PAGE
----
Ketty Fresneda: Being a Cuban in MasterChef Spain


OnCuba recently featured Ketty Fresneda, a future chef based in Pontevedra, Galicia. She attended MasterChef 6 Spain, and won second place. She hopes to open her own restaurant, after attending the Basque Culinary Center.

On the night July 9 some 3 million persons were watching for the broadcast of MasterChef 6 Spain, the toughest and most tear-jerking contest, according to the Spanish press comments. The emotions overflowed on the dish, a rather neck-to-neck duel to get the title. Cuban Ketty Fresneda came in a second place that tasted gloriously for her after 13 weeks of a difficult competition. “I’m super happy. Of course I would have loved first place, but I think the competition was fair.”

In the last culinary match, Ketty delighted with a seafood salad with a coconut cupula, a monkfish in its juice and, as desert, a sponge cake with a “Cuba libre” flavor. [. . .]

In October, the Cuban, who lives in Pontevedra, Galicia, will be able to attend the Basque Culinary Center, one of the world’s most important cooking schools, and, from there on, she will start materializing her dream of opening her own restaurant.

Did you have some difficulty because you were Cuban? Did you feel any disinclination toward you during the competition?

Actually, I did feel a bit of prejudices at the beginning. They saw me as extravagant, a pretty face and they thought that I was there to show off. But they were wrong. I’ve been working in Spain for seven years, helping my guy in his kitchen, not going around looking pretty, but rather in a kitchen taking out dishes. I didn’t go to MasterChef to sell my face, I’m a working girl. We Cubans are used to that. The good part is that little by little I started demonstrating that I was “dangerous,” not because of my appearance but rather because I like to be in the kitchen and I feel comfortable in the kitchen.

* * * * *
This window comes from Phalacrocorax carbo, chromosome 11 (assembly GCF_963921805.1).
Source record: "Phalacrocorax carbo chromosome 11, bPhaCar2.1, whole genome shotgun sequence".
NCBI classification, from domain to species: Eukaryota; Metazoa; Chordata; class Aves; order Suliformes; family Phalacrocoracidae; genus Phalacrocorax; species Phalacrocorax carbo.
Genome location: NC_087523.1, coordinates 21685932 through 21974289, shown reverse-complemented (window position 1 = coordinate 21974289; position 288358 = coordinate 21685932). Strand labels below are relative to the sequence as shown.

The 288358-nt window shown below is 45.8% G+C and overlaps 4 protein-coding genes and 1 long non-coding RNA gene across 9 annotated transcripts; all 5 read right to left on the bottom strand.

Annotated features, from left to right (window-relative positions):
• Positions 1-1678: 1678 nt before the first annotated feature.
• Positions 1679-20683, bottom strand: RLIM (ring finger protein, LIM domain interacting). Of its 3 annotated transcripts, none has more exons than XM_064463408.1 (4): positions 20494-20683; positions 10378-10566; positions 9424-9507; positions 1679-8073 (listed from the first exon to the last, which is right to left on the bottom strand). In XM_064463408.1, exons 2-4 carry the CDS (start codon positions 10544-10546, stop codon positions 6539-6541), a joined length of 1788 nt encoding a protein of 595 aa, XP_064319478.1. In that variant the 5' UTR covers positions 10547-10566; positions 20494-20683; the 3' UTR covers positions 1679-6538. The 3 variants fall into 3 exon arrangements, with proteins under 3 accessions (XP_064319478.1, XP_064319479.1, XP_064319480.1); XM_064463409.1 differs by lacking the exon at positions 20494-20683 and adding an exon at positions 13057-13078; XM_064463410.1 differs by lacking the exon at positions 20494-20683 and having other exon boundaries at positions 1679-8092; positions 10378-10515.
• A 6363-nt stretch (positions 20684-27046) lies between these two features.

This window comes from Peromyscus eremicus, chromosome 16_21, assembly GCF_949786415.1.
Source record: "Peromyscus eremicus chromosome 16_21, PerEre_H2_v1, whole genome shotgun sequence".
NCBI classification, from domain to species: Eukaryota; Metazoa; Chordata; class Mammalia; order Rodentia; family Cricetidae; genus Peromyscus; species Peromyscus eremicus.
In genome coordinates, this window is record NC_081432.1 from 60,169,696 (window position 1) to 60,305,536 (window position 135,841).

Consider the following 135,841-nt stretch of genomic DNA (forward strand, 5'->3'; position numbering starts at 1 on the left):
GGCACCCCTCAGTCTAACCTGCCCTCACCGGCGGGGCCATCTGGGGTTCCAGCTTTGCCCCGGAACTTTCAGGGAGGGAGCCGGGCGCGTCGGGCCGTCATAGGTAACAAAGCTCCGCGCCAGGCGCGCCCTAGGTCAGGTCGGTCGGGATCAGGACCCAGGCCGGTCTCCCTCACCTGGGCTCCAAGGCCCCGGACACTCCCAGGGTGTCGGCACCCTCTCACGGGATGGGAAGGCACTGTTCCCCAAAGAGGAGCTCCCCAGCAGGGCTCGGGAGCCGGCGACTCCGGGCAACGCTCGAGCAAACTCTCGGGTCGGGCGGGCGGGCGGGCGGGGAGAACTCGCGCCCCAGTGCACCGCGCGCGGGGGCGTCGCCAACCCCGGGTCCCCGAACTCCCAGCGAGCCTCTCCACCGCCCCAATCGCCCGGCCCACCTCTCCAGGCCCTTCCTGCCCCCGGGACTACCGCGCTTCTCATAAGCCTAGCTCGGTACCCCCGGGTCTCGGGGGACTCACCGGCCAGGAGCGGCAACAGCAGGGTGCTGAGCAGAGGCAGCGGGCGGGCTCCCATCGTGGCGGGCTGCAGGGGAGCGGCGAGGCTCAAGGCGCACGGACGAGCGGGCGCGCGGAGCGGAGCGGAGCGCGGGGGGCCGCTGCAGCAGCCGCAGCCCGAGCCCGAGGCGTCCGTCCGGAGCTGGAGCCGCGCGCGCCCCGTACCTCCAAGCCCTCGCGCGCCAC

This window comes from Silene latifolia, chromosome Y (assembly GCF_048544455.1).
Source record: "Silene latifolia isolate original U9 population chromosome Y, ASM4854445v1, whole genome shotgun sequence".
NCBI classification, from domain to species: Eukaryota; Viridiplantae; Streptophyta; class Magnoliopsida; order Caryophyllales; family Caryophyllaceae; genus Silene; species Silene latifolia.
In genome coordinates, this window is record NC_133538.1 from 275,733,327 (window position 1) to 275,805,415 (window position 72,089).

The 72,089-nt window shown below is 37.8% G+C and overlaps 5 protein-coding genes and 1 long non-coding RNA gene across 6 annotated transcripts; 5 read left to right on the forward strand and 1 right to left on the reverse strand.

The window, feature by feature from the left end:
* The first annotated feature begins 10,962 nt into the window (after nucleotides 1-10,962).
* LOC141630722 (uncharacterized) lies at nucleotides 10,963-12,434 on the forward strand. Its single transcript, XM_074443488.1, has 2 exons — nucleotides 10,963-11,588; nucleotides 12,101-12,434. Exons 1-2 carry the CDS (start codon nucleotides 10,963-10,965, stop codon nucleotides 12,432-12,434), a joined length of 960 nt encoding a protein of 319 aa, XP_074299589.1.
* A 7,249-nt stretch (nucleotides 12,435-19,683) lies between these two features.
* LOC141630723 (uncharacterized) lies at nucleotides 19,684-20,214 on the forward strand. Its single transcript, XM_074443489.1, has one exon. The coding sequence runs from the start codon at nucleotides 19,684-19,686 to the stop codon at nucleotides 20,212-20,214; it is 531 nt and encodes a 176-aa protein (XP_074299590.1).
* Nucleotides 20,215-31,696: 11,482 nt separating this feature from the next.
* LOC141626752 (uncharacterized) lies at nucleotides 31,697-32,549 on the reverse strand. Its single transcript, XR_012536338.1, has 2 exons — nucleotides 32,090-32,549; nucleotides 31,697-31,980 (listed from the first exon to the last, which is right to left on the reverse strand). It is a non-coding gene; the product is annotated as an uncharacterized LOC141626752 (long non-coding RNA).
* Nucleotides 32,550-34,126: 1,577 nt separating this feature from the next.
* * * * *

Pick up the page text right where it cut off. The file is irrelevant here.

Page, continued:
During the program there were times when they pointed you out for your strong, extroverted character. Is that a trait of your Cubanness?

It’s a combination of everything. I have a strong character. I’m a person who says what she thinks. I don’t run around the bush, and of course a have frequent run-ins and that created problems for me. Not everyone wants to hear the truth. Then it’s a mixture of my character and my Cuban origin. And the experience of arriving in Spain when I was very young, at 23. I faced the bad reputation that some Cuban women usually have here. I had to use that character to put a stop to some people.

And how did that character treat you in the contest?

In the contest I found wonderful people. They are the friends that approached me, that took care of me, who were interested in me because of what I am not because of how I look. They respected my culture, they respected my Cubanness. They played music at home so I would dance and to make me happy. We are real friends. [. . .]

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